harp on the witness's crime, parade it lovingly before the jury in all its gruesome details, and thereby shift the focus of attention from the events at issue in the present case to the witness's conviction in a previous case. He may not. Essentially all the information the cross-examiner is permitted to elicit is the crime charged, the date, and the disposition. Id. at 707. See also Gora v. Costa, 971 F.2d 1325, 1330 (7th Cir. 1992) (noting that “all that is needed to serve the purpose of challenging the witness's veracity is the elicitation of the crime charged, the date, and the disposition”).

831 F.2d at 707.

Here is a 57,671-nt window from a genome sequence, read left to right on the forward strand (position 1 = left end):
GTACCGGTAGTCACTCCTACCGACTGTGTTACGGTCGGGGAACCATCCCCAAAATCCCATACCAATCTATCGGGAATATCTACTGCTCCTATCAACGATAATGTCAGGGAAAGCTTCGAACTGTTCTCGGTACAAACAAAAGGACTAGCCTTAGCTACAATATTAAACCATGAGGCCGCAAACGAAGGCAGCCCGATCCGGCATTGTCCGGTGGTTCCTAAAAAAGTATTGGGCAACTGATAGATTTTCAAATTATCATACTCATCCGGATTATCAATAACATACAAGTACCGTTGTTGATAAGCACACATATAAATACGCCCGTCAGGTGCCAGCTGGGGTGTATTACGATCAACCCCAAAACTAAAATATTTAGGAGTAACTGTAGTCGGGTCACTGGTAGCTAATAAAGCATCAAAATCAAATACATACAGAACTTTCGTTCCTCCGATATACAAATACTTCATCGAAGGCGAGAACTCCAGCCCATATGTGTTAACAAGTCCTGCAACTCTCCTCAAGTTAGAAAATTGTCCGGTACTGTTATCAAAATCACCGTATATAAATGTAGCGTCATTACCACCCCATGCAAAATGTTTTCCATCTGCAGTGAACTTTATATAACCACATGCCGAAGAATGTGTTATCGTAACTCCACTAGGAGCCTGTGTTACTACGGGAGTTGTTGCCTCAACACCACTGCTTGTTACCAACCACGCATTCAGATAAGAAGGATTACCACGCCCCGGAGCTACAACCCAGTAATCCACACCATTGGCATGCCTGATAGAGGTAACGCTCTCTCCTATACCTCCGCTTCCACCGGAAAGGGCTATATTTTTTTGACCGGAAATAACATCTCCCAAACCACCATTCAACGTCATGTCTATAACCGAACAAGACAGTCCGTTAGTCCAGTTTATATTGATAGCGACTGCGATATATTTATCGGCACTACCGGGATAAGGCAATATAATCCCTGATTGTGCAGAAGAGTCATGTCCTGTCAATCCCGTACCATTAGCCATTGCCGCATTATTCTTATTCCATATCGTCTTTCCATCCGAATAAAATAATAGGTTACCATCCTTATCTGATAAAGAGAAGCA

The court finds that Pierce's two felony convictions fall within the ambit of Rule 609(a)(1)(A), but that admission of specific information pertaining to the nature of Pierce's nine year-old aggravated sexual assault conviction and associated three year-old conviction for violating the sex offender registry is sufficiently inflammatory as to cause unfair prejudice to Pierce that substantially outweighs any probative value the conviction offers. U.S. v. Neely, 980 F.2d 1074, 1081 (7th Cir. 1992) (citing United States v. Robinson, 956 F.2d 1388, 1397 (7th Cir. 1992)). That being said, concerns of prejudice to Pierce can be mitigated by “sanitizing” the evidence of the two felony convictions. Schmude v. Tricam Indus., Inc, 556 F.3d 624, 627 (7th Cir. 2009). Accordingly, the Defendants may introduce evidence stating that Pierce was convicted of two felonies and provide the dates of those convictions. The Defendants may not reveal the nature of the crimes underlying the convictions. Pierce's motion in limine as to the felony convictions is denied except as provided regarding the sanitization parameters.